We’ve said it before, but there is nothing quite like getting out on foot to truly experience the goings on in the city. Even familiar areas can be seen with new eyes when out for a stroll, which is exactly what occurred the other day at 27 N. 3rd St. in the heart of Old City. This gorgeous, historically protected building was originally the Manufacturers National Bank, which moved from 3rd & Vine to its new location in 1870. This structure was built by Fraser, Furness & Hewitt and thankfully stands today much as it did 154 years ago.

A look at the sturdy facade of 27 N. 3rd St., with a couple of signs beckoning us closer

The first sign was one for an upcoming event that reminded us that this building has been used in the past as part of the Fringe Arts festivities. Last September, artist Meg Saligman organized Make Bank, where attendees were “invited to join a band of currency-crazed visual and performing artists as they occupy The Manufacturers’ National Bank.” Last used as an office space which closed in 1985, the interiors of the building were completely reimagined, taking advantage of the surprisingly tall spaces. As you can see from an Instagram post from Saligman, things on the inside looked like a brilliant wonderland of color compared to the traditional masonry exterior.

The immersive Make Bank experience from last September

The second sign was one that was a bit more administrative: an orange notice mentioning a Zoning Board of Adjustments meeting, which was taking place on that very day. This zoning notice was for a variance to allow for “THE CHANGE OF USE TO ASSEMBLY AND ENTERTAINMENT,” which seemingly aligns with this most recent arts-focused usage. And as this building is historically protected, plans for an updated entryway designed by Heckendorn Shiles Architects had to be given the OK by the Historical Commission, which did so unanimously last spring, allowing for the accessible entrance as required by code.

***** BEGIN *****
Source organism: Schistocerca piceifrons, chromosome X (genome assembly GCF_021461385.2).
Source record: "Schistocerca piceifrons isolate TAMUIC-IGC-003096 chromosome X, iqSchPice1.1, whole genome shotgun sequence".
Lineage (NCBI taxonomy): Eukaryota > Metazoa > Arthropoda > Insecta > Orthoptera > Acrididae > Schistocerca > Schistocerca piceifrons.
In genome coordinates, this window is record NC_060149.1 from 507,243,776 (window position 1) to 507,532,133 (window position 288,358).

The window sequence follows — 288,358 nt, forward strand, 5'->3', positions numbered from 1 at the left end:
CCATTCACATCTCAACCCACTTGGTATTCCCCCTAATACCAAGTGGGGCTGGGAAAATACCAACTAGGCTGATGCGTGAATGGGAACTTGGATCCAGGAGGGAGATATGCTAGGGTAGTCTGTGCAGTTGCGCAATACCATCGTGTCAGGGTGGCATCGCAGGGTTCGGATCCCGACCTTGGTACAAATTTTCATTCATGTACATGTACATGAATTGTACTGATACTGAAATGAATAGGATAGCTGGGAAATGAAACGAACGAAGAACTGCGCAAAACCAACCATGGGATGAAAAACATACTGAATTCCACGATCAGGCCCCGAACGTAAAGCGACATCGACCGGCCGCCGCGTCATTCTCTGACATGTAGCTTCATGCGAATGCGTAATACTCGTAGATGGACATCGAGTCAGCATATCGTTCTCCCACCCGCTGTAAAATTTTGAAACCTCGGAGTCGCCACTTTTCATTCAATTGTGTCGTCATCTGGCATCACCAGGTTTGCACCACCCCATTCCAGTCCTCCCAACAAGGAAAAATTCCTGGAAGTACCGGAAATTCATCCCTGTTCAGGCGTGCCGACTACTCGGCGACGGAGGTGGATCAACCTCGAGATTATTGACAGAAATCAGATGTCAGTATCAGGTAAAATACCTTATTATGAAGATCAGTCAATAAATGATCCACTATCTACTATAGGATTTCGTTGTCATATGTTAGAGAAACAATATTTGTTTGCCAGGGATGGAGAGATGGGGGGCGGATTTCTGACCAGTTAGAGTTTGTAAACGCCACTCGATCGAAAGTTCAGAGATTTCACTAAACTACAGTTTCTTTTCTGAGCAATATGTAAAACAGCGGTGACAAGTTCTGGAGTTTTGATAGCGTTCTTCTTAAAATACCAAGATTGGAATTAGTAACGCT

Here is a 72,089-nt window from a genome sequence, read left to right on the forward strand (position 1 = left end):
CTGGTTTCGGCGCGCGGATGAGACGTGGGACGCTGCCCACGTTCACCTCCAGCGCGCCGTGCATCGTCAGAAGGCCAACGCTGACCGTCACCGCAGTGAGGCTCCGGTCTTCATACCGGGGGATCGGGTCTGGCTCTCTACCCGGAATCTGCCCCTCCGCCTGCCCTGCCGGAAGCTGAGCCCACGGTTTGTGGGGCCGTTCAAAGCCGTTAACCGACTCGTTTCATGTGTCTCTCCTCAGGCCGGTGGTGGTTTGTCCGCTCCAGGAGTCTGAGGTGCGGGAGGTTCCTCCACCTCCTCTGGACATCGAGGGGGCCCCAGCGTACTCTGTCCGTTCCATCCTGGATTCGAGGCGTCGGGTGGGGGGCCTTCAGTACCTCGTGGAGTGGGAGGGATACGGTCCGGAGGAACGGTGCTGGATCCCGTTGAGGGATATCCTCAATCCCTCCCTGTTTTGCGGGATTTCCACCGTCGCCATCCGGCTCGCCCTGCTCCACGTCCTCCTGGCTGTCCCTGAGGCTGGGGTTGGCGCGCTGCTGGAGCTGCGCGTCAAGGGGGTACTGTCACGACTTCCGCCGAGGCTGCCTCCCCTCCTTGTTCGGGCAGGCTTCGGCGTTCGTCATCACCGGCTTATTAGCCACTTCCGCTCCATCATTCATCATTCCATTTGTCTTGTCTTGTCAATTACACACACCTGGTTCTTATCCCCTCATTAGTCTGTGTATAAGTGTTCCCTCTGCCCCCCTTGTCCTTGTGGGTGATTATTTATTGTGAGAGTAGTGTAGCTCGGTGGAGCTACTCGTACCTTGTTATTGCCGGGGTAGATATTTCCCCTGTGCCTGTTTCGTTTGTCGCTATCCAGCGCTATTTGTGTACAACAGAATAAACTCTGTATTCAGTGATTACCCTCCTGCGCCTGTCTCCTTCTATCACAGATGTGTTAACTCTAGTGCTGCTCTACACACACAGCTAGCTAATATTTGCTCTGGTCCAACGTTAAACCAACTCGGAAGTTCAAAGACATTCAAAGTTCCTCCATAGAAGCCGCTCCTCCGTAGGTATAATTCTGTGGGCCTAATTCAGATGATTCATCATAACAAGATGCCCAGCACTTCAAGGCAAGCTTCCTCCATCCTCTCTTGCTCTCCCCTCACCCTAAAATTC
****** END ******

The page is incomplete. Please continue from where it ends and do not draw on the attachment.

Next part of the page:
A look at the proposed plans to create an accessible doorway on the left

So here’s where the fun part comes in: that first sign actually had a little note saying “come in,” so we did! After slightly freaking out some of the friendly folks there by talking about the zoning notice outside, we were able to allay any concerns and snagged a quick peek at the interiors. And thanks to a presentation to the Zoning Board referenced in that orange notice we mentioned, we also have a clearer idea of what’s to come: Your Agency, Inc. (which is led by Saligman), will be the new owners and operators of the space, and they have plans for “physical artistic performance.” As such, a trip to the ZBA was needed as this proposed use required a variance instead of a special exemption, thanks to one of Old City’s fun little zoning overlays. With backing from Old City District and Councilmember Squilla, the Board unanimously approved the proposed use, paving the way for the accessibility updates and what will likely be some incredible events inside.

A look up at the soaring space from the front entrance
The original bank vault sits proudly at the back of the first floor
Another look up from the back of the first floor, showcasing the upper-level balconies

To say that we were surprised when we walked in would be an understatement. This space is breathtaking, with its interesting layout, quirky, original details, huge scale, and sky-lit interior being a perfect setting for future performances. To finally open it up to public use after a forty-year layoff is just the icing on the cake for this architectural gem. Given the A+ location, design, and concept, we hope this becomes a new staple of the Philly arts scene for the next 154 years or so.